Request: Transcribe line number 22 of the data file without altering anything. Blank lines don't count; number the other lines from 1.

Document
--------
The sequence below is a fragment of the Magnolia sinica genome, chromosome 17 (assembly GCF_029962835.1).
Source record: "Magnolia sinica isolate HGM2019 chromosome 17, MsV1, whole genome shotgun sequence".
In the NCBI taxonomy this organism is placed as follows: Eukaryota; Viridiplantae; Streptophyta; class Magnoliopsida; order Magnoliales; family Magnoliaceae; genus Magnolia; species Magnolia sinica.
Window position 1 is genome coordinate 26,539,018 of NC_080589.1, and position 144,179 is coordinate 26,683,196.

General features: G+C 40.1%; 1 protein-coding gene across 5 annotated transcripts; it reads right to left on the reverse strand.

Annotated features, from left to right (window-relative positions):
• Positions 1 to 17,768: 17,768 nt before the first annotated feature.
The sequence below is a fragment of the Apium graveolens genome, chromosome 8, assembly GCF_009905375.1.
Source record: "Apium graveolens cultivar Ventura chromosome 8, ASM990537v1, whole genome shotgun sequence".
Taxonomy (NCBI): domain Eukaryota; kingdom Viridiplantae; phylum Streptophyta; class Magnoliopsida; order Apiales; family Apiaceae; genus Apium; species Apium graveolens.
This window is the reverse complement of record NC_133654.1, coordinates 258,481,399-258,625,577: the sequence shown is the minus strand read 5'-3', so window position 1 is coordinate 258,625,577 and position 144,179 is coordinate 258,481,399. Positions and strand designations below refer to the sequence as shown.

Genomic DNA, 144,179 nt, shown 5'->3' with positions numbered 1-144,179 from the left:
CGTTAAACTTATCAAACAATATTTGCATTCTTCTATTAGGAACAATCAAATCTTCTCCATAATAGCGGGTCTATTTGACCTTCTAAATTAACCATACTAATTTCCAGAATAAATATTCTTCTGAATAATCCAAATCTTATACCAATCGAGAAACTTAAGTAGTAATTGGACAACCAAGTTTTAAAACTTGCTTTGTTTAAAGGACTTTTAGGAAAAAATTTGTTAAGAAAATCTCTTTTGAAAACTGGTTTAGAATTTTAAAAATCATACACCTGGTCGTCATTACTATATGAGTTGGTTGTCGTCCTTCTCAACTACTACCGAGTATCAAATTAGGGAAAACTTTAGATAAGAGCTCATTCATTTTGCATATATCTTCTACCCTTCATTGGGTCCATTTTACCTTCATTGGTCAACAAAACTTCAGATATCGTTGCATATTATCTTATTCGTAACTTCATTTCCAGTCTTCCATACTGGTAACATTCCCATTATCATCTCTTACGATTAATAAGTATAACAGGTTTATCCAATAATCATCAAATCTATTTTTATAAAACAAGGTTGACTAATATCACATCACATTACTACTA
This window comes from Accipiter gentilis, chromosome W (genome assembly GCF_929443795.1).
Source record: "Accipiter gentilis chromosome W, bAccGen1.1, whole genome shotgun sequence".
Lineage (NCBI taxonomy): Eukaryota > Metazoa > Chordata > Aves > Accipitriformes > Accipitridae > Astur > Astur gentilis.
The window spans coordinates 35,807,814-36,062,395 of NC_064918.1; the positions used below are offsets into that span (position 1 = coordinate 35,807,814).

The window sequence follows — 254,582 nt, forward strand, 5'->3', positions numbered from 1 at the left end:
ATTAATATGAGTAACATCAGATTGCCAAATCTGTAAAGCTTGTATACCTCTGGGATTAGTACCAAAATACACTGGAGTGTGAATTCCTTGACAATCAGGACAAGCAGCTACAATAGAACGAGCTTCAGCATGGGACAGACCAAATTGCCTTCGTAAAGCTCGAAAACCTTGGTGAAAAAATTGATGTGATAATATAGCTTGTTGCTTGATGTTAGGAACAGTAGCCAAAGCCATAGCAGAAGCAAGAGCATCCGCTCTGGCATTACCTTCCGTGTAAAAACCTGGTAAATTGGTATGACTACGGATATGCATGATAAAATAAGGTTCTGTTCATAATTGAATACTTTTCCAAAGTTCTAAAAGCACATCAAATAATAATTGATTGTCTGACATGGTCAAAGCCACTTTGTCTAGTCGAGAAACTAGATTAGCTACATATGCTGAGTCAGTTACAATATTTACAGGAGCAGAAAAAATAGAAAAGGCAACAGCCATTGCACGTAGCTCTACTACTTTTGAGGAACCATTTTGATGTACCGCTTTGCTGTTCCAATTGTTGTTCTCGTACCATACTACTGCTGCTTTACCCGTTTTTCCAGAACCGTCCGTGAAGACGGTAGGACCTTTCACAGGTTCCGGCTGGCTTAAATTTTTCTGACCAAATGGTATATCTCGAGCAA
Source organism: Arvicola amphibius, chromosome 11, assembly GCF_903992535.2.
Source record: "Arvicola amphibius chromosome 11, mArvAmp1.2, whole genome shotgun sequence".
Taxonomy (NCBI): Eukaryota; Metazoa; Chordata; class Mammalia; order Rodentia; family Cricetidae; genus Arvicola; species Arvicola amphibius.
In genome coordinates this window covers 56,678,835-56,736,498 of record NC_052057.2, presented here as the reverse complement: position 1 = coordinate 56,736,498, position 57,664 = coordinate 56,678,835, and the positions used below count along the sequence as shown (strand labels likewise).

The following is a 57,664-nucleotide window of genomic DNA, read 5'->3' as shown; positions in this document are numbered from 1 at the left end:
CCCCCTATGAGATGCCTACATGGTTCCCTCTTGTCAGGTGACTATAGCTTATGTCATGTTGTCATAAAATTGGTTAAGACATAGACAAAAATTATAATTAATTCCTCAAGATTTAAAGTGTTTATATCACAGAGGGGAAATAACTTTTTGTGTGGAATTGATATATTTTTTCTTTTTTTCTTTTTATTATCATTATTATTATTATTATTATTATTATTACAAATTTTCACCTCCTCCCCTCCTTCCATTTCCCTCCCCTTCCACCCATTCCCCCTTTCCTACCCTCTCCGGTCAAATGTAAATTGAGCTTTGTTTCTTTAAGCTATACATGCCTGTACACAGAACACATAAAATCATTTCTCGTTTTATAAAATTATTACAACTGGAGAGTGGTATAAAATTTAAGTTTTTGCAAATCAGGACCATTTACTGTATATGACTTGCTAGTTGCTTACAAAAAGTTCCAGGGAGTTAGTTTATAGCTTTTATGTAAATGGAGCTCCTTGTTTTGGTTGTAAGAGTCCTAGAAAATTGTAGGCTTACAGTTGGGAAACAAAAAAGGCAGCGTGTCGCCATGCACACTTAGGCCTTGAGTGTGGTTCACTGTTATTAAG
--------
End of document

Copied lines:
Taxonomy (NCBI): Eukaryota; Metazoa; Chordata; class Mammalia; order Rodentia; family Cricetidae; genus Arvicola; species Arvicola amphibius.